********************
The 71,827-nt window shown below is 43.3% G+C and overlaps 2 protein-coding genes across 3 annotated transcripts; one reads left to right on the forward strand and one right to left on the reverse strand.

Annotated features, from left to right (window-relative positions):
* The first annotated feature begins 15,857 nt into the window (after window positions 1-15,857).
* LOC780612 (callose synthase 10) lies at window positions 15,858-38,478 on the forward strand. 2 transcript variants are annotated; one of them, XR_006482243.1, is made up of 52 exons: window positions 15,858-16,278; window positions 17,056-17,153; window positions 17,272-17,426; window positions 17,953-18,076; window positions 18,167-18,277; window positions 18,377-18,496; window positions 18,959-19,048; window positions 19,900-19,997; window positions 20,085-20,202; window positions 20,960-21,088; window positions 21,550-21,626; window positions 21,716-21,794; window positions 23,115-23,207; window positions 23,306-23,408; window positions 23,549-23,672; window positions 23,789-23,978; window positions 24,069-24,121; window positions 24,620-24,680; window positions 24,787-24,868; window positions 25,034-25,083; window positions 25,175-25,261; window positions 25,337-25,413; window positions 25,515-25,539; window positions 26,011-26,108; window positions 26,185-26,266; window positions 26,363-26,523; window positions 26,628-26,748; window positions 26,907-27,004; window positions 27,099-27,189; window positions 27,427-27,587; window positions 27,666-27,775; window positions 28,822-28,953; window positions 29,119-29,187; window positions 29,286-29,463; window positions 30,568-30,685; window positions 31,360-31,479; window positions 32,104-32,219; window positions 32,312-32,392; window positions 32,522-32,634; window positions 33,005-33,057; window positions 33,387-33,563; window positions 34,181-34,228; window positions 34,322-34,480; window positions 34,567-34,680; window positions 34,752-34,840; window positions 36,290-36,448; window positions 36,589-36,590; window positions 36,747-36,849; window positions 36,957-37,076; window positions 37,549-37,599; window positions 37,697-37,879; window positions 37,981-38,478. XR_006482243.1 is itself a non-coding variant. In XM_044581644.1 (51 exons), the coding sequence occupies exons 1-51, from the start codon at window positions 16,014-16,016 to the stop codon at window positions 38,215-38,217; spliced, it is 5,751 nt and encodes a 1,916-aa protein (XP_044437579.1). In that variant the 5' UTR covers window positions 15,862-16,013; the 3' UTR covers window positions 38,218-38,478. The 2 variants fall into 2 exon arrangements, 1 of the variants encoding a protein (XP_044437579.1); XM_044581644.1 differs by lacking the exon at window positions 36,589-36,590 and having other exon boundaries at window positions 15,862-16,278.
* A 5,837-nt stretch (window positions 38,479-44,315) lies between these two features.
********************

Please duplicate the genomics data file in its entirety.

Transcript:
The 71,827-nt window shown below is 43.3% G+C and overlaps 2 protein-coding genes across 3 annotated transcripts; one reads left to right on the forward strand and one right to left on the reverse strand.

Annotated features, from left to right (window-relative positions):
* The first annotated feature begins 15,857 nt into the window (after window positions 1-15,857).
* LOC780612 (callose synthase 10) lies at window positions 15,858-38,478 on the forward strand. 2 transcript variants are annotated; one of them, XR_006482243.1, is made up of 52 exons: window positions 15,858-16,278; window positions 17,056-17,153; window positions 17,272-17,426; window positions 17,953-18,076; window positions 18,167-18,277; window positions 18,377-18,496; window positions 18,959-19,048; window positions 19,900-19,997; window positions 20,085-20,202; window positions 20,960-21,088; window positions 21,550-21,626; window positions 21,716-21,794; window positions 23,115-23,207; window positions 23,306-23,408; window positions 23,549-23,672; window positions 23,789-23,978; window positions 24,069-24,121; window positions 24,620-24,680; window positions 24,787-24,868; window positions 25,034-25,083; window positions 25,175-25,261; window positions 25,337-25,413; window positions 25,515-25,539; window positions 26,011-26,108; window positions 26,185-26,266; window positions 26,363-26,523; window positions 26,628-26,748; window positions 26,907-27,004; window positions 27,099-27,189; window positions 27,427-27,587; window positions 27,666-27,775; window positions 28,822-28,953; window positions 29,119-29,187; window positions 29,286-29,463; window positions 30,568-30,685; window positions 31,360-31,479; window positions 32,104-32,219; window positions 32,312-32,392; window positions 32,522-32,634; window positions 33,005-33,057; window positions 33,387-33,563; window positions 34,181-34,228; window positions 34,322-34,480; window positions 34,567-34,680; window positions 34,752-34,840; window positions 36,290-36,448; window positions 36,589-36,590; window positions 36,747-36,849; window positions 36,957-37,076; window positions 37,549-37,599; window positions 37,697-37,879; window positions 37,981-38,478. XR_006482243.1 is itself a non-coding variant. In XM_044581644.1 (51 exons), the coding sequence occupies exons 1-51, from the start codon at window positions 16,014-16,016 to the stop codon at window positions 38,215-38,217; spliced, it is 5,751 nt and encodes a 1,916-aa protein (XP_044437579.1). In that variant the 5' UTR covers window positions 15,862-16,013; the 3' UTR covers window positions 38,218-38,478. The 2 variants fall into 2 exon arrangements, 1 of the variants encoding a protein (XP_044437579.1); XM_044581644.1 differs by lacking the exon at window positions 36,589-36,590 and having other exon boundaries at window positions 15,862-16,278.
* A 5,837-nt stretch (window positions 38,479-44,315) lies between these two features.